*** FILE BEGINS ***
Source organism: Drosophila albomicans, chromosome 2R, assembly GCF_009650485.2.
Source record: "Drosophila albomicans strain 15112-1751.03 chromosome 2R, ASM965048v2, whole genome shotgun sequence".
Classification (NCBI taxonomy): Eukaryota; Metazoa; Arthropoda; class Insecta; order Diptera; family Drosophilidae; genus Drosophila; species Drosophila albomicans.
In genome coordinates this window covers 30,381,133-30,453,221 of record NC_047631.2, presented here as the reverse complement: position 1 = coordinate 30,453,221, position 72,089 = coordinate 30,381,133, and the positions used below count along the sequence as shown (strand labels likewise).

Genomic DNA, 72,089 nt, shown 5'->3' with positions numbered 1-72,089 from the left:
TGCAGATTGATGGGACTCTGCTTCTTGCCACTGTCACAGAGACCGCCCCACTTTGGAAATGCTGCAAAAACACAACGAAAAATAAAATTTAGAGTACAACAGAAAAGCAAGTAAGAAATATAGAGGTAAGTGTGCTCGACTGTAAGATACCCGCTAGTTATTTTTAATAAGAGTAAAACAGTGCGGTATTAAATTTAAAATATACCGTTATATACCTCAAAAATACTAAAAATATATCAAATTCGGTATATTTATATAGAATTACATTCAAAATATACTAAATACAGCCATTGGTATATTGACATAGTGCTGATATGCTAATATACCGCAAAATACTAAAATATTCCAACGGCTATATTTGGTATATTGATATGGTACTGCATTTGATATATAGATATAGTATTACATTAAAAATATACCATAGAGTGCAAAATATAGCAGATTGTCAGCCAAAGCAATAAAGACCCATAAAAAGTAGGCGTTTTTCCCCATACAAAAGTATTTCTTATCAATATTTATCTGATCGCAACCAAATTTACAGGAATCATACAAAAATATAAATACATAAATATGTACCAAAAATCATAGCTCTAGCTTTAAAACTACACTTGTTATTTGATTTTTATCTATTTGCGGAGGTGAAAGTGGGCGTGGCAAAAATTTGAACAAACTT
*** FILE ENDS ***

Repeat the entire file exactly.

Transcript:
Source organism: Drosophila albomicans, chromosome 2R, assembly GCF_009650485.2.
Source record: "Drosophila albomicans strain 15112-1751.03 chromosome 2R, ASM965048v2, whole genome shotgun sequence".
Classification (NCBI taxonomy): Eukaryota; Metazoa; Arthropoda; class Insecta; order Diptera; family Drosophilidae; genus Drosophila; species Drosophila albomicans.
In genome coordinates this window covers 30,381,133-30,453,221 of record NC_047631.2, presented here as the reverse complement: position 1 = coordinate 30,453,221, position 72,089 = coordinate 30,381,133, and the positions used below count along the sequence as shown (strand labels likewise).

Genomic DNA, 72,089 nt, shown 5'->3' with positions numbered 1-72,089 from the left:
TGCAGATTGATGGGACTCTGCTTCTTGCCACTGTCACAGAGACCGCCCCACTTTGGAAATGCTGCAAAAACACAACGAAAAATAAAATTTAGAGTACAACAGAAAAGCAAGTAAGAAATATAGAGGTAAGTGTGCTCGACTGTAAGATACCCGCTAGTTATTTTTAATAAGAGTAAAACAGTGCGGTATTAAATTTAAAATATACCGTTATATACCTCAAAAATACTAAAAATATATCAAATTCGGTATATTTATATAGAATTACATTCAAAATATACTAAATACAGCCATTGGTATATTGACATAGTGCTGATATGCTAATATACCGCAAAATACTAAAATATTCCAACGGCTATATTTGGTATATTGATATGGTACTGCATTTGATATATAGATATAGTATTACATTAAAAATATACCATAGAGTGCAAAATATAGCAGATTGTCAGCCAAAGCAATAAAGACCCATAAAAAGTAGGCGTTTTTCCCCATACAAAAGTATTTCTTATCAATATTTATCTGATCGCAACCAAATTTACAGGAATCATACAAAAATATAAATACATAAATATGTACCAAAAATCATAGCTCTAGCTTTAAAACTACACTTGTTATTTGATTTTTATCTATTTGCGGAGGTGAAAGTGGGCGTGGCAAAAATTTGAACAAACTT